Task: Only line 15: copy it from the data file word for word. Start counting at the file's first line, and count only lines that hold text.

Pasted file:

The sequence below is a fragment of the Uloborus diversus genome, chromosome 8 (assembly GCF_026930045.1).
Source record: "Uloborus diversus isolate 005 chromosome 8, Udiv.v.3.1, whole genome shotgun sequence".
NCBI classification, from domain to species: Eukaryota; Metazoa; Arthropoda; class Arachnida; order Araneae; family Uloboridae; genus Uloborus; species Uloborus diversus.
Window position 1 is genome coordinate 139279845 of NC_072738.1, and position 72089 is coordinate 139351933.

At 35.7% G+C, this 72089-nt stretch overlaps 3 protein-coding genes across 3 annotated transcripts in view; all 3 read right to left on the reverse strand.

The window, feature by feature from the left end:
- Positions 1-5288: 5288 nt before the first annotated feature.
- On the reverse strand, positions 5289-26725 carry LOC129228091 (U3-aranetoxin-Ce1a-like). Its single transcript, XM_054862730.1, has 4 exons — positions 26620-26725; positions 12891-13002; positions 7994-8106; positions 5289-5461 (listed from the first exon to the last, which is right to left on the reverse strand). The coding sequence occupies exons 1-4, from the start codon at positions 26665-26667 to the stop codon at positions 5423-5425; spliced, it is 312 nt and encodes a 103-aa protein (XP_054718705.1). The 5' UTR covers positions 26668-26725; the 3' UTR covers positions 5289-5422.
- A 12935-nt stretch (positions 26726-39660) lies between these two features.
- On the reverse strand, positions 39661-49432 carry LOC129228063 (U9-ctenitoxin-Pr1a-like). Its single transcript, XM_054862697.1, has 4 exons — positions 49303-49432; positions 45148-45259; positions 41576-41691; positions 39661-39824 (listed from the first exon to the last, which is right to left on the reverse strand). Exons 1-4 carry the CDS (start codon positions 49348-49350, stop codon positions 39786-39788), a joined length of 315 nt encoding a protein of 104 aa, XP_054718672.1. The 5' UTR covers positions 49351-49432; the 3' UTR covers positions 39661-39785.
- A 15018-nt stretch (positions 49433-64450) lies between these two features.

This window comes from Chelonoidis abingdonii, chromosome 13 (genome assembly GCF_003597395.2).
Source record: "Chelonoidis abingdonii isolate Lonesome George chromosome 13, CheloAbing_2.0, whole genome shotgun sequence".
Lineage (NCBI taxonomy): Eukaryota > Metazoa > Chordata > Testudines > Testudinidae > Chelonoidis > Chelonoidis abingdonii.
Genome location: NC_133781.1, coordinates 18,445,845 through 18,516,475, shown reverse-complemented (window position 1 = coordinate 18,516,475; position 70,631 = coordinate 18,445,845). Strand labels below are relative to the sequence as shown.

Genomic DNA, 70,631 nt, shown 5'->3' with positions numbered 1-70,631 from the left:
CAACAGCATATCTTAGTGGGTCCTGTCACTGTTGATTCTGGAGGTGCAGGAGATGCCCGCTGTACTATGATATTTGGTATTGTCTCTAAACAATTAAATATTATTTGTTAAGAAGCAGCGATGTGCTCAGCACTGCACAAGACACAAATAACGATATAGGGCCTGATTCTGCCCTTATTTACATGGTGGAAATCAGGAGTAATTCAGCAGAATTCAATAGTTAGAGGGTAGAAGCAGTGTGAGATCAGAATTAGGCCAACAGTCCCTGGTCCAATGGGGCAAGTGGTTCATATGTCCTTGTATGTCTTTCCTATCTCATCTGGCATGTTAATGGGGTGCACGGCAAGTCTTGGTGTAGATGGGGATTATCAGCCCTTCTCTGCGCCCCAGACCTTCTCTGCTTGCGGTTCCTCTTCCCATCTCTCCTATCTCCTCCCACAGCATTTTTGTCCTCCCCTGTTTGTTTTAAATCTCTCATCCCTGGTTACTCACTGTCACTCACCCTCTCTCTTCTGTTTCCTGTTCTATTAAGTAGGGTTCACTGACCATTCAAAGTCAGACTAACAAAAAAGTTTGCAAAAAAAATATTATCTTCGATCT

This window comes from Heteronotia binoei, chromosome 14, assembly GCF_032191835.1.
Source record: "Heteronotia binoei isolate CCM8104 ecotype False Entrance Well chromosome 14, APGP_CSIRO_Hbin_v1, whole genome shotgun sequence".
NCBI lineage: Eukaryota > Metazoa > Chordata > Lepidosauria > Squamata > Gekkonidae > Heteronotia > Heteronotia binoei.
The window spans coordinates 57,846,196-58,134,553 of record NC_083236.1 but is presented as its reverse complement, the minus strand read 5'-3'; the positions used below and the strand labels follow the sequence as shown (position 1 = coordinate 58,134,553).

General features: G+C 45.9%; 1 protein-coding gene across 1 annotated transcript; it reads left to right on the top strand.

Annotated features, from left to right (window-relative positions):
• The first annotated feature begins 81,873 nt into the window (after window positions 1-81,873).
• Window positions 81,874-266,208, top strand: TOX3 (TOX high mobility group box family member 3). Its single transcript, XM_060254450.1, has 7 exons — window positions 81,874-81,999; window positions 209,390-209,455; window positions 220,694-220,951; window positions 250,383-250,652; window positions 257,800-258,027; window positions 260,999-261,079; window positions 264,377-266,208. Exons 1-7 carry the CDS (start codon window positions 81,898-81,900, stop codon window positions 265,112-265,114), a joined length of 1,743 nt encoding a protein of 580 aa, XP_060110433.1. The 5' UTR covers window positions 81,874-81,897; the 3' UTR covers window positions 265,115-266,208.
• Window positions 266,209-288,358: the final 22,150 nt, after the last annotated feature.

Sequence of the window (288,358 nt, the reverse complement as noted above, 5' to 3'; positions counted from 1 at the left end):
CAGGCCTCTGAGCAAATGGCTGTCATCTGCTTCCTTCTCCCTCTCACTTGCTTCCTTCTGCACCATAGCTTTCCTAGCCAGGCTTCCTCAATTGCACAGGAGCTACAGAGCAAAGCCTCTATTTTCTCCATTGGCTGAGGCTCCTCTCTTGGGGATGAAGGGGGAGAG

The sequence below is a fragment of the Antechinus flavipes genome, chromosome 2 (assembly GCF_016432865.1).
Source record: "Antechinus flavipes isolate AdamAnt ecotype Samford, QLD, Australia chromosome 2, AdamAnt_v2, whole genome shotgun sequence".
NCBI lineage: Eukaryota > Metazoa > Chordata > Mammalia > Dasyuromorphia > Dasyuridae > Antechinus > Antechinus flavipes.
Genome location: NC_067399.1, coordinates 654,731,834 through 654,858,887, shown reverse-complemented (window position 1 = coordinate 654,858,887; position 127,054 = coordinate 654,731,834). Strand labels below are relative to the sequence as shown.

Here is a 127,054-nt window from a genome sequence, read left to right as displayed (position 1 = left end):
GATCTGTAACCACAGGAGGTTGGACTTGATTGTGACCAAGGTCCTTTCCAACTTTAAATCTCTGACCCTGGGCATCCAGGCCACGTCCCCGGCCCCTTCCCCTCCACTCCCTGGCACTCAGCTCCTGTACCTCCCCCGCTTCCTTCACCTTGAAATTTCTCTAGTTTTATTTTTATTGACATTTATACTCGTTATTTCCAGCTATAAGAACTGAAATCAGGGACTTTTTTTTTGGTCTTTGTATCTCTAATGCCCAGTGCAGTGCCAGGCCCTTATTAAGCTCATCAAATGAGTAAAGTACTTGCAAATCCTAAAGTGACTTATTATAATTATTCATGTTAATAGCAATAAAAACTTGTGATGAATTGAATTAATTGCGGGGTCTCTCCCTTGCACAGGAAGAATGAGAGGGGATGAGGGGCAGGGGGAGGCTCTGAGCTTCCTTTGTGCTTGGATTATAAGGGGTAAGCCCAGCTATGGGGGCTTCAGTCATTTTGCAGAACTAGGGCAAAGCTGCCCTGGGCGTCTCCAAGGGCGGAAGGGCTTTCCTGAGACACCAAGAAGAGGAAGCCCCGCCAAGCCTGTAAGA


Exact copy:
Genome location: NC_133781.1, coordinates 18,445,845 through 18,516,475, shown reverse-complemented (window position 1 = coordinate 18,516,475; position 70,631 = coordinate 18,445,845). Strand labels below are relative to the sequence as shown.